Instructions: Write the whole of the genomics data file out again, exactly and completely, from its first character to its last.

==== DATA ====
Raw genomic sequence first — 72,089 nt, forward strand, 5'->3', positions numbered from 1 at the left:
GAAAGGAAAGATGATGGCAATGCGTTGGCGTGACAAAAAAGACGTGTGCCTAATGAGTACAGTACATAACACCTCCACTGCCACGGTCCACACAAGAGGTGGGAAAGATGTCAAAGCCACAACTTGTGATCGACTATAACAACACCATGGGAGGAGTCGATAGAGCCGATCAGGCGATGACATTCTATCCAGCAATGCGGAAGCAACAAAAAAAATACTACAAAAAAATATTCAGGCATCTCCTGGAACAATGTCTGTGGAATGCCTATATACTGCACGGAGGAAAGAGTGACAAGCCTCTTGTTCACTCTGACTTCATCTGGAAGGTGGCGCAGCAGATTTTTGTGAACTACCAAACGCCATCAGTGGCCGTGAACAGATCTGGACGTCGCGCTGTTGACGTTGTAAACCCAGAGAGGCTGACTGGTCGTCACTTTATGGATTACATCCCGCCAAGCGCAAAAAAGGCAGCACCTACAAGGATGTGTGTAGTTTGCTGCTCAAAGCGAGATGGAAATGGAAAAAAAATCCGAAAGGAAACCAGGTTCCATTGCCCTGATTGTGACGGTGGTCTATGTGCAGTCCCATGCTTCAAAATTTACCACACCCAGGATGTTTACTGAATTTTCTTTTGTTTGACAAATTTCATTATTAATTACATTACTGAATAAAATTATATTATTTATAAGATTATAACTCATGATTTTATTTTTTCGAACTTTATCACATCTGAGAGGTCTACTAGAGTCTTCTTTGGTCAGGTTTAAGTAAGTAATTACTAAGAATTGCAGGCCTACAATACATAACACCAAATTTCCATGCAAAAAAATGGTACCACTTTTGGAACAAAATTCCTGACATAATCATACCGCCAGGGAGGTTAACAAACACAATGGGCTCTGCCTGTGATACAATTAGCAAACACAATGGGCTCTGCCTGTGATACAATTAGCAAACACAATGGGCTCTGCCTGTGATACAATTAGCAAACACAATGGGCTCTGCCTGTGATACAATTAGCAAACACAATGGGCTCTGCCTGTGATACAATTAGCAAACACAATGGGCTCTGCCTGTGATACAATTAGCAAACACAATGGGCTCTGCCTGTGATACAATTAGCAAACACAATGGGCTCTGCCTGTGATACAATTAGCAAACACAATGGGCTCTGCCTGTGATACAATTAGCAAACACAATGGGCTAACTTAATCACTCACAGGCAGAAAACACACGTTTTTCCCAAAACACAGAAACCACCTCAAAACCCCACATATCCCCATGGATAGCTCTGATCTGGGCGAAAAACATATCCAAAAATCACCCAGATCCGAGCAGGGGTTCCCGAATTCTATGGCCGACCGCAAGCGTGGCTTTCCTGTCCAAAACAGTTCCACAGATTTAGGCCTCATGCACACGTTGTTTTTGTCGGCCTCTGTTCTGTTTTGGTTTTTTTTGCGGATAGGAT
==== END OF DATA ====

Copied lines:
Raw genomic sequence first — 72,089 nt, forward strand, 5'->3', positions numbered from 1 at the left:
GAAAGGAAAGATGATGGCAATGCGTTGGCGTGACAAAAAAGACGTGTGCCTAATGAGTACAGTACATAACACCTCCACTGCCACGGTCCACACAAGAGGTGGGAAAGATGTCAAAGCCACAACTTGTGATCGACTATAACAACACCATGGGAGGAGTCGATAGAGCCGATCAGGCGATGACATTCTATCCAGCAATGCGGAAGCAACAAAAAAAATACTACAAAAAAATATTCAGGCATCTCCTGGAACAATGTCTGTGGAATGCCTATATACTGCACGGAGGAAAGAGTGACAAGCCTCTTGTTCACTCTGACTTCATCTGGAAGGTGGCGCAGCAGATTTTTGTGAACTACCAAACGCCATCAGTGGCCGTGAACAGATCTGGACGTCGCGCTGTTGACGTTGTAAACCCAGAGAGGCTGACTGGTCGTCACTTTATGGATTACATCCCGCCAAGCGCAAAAAAGGCAGCACCTACAAGGATGTGTGTAGTTTGCTGCTCAAAGCGAGATGGAAATGGAAAAAAAATCCGAAAGGAAACCAGGTTCCATTGCCCTGATTGTGACGGTGGTCTATGTGCAGTCCCATGCTTCAAAATTTACCACACCCAGGATGTTTACTGAATTTTCTTTTGTTTGACAAATTTCATTATTAATTACATTACTGAATAAAATTATATTATTTATAAGATTATAACTCATGATTTTATTTTTTCGAACTTTATCACATCTGAGAGGTCTACTAGAGTCTTCTTTGGTCAGGTTTAAGTAAGTAATTACTAAGAATTGCAGGCCTACAATACATAACACCAAATTTCCATGCAAAAAAATGGTACCACTTTTGGAACAAAATTCCTGACATAATCATACCGCCAGGGAGGTTAACAAACACAATGGGCTCTGCCTGTGATACAATTAGCAAACACAATGGGCTCTGCCTGTGATACAATTAGCAAACACAATGGGCTCTGCCTGTGATACAATTAGCAAACACAATGGGCTCTGCCTGTGATACAATTAGCAAACACAATGGGCTCTGCCTGTGATACAATTAGCAAACACAATGGGCTCTGCCTGTGATACAATTAGCAAACACAATGGGCTCTGCCTGTGATACAATTAGCAAACACAATGGGCTCTGCCTGTGATACAATTAGCAAACACAATGGGCTCTGCCTGTGATACAATTAGCAAACACAATGGGCTAACTTAATCACTCACAGGCAGAAAACACACGTTTTTCCCAAAACACAGAAACCACCTCAAAACCCCACATATCCCCATGGATAGCTCTGATCTGGGCGAAAAACATATCCAAAAATCACCCAGATCCGAGCAGGGGTTCCCGAATTCTATGGCCGACCGCAAGCGTGGCTTTCCTGTCCAAAACAGTTCCACAGATTTAGGCCTCATGCACACGTTGTTTTTGTCGGCCTCTGTTCTGTTTTGGTTTTTTTTGCGGATAGGAT